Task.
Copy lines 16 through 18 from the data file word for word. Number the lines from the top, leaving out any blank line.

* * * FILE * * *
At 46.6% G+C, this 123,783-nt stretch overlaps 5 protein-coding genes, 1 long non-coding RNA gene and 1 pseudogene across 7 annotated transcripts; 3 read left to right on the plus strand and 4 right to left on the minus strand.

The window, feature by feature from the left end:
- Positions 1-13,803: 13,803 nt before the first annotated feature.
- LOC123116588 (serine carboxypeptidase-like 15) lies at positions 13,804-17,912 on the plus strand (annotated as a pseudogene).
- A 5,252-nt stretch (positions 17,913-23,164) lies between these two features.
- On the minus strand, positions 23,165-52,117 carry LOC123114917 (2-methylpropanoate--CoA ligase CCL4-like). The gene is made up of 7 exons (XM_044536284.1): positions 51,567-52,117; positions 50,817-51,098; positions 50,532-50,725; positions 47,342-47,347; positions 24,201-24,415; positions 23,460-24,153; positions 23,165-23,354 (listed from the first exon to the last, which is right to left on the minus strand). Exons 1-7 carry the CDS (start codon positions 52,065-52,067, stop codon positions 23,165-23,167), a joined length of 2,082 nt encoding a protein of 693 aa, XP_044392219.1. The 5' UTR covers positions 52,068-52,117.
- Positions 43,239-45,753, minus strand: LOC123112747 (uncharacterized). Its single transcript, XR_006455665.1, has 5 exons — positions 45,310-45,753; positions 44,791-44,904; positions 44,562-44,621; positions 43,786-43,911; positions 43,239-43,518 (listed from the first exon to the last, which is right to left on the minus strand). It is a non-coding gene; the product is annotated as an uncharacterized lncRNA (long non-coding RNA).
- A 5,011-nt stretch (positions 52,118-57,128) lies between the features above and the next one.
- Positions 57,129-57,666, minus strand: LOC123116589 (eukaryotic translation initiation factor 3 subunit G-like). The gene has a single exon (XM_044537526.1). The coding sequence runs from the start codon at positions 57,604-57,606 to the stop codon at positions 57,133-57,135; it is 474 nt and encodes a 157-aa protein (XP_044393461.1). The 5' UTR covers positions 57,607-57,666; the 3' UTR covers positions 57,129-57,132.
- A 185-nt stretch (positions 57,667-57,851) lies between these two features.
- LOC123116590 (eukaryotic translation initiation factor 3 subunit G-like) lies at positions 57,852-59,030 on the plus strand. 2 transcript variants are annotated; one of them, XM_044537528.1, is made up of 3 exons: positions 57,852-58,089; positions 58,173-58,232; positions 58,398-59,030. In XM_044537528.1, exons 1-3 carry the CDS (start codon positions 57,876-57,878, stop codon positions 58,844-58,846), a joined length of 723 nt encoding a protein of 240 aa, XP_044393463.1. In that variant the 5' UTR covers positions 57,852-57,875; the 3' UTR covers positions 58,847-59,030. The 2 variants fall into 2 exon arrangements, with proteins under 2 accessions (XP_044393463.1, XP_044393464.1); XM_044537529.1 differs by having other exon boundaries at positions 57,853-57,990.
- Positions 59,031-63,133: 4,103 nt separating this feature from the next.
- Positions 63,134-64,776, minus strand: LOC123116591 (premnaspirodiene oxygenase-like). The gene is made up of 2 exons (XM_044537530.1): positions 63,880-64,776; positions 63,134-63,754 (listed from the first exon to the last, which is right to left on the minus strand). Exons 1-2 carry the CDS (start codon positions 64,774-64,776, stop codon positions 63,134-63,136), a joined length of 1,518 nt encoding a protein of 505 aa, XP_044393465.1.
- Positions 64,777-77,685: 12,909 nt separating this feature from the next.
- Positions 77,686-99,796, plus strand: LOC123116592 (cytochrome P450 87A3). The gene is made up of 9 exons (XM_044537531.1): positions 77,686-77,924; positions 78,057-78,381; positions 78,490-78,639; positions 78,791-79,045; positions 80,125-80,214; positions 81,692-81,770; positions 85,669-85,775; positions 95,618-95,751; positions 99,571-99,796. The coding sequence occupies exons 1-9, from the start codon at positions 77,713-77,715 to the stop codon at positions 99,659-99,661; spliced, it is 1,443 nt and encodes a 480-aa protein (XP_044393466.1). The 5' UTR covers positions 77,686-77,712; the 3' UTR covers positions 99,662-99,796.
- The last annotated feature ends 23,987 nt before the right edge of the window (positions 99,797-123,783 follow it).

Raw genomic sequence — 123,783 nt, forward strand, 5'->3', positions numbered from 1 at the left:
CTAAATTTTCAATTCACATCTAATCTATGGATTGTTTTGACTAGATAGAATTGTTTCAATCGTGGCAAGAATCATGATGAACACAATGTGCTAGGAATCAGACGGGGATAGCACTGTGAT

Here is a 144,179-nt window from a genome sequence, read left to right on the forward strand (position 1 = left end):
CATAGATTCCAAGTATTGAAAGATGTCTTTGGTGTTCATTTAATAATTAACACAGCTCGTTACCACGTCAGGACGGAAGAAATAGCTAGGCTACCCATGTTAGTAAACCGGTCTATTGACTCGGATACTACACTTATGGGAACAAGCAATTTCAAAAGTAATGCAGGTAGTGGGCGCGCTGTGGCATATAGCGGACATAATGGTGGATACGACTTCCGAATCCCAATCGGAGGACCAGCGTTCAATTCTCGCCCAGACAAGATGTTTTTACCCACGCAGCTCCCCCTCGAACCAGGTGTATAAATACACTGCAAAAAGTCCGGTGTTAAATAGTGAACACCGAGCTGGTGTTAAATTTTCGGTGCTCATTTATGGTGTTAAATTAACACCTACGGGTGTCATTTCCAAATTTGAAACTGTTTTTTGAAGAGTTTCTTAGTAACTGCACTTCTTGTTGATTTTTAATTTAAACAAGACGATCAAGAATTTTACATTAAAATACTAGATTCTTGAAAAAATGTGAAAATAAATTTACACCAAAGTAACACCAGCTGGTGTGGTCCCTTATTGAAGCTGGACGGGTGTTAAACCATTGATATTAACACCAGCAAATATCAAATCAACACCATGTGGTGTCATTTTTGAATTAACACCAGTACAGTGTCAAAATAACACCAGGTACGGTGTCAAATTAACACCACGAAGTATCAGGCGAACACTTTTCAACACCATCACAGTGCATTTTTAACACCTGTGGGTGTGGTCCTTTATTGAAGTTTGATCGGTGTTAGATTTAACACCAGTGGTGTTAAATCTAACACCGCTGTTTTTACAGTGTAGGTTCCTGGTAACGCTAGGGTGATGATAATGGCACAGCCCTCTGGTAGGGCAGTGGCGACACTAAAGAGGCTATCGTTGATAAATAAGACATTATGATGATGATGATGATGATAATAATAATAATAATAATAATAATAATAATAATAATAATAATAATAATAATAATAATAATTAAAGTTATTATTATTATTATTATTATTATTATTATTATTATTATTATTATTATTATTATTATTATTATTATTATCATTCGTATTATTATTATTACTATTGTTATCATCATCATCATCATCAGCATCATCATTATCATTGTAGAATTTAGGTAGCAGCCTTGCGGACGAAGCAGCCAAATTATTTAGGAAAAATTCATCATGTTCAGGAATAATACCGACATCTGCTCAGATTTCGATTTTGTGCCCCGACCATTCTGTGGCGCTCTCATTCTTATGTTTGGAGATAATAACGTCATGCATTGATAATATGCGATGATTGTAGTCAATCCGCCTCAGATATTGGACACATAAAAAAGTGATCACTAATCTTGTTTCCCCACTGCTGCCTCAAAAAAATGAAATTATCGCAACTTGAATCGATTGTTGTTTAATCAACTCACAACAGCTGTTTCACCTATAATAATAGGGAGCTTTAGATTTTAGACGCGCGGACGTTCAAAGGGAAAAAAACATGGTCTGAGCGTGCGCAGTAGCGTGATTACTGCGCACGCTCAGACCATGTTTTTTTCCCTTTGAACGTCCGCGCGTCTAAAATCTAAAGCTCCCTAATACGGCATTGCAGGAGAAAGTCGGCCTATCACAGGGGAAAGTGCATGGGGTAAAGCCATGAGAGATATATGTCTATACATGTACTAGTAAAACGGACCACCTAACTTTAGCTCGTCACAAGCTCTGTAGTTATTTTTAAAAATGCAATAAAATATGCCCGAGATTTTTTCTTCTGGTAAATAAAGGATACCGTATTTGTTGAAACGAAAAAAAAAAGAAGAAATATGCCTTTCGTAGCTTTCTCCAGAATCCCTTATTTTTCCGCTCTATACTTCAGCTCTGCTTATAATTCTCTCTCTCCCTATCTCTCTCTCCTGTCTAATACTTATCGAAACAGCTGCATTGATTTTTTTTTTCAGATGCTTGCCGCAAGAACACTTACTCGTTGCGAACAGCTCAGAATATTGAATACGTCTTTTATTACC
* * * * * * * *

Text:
- The last annotated feature ends 23,987 nt before the right edge of the window (positions 99,797-123,783 follow it).

Raw genomic sequence — 123,783 nt, forward strand, 5'->3', positions numbered from 1 at the left:
CTAAATTTTCAATTCACATCTAATCTATGGATTGTTTTGACTAGATAGAATTGTTTCAATCGTGGCAAGAATCATGATGAACACAATGTGCTAGGAATCAGACGGGGATAGCACTGTGAT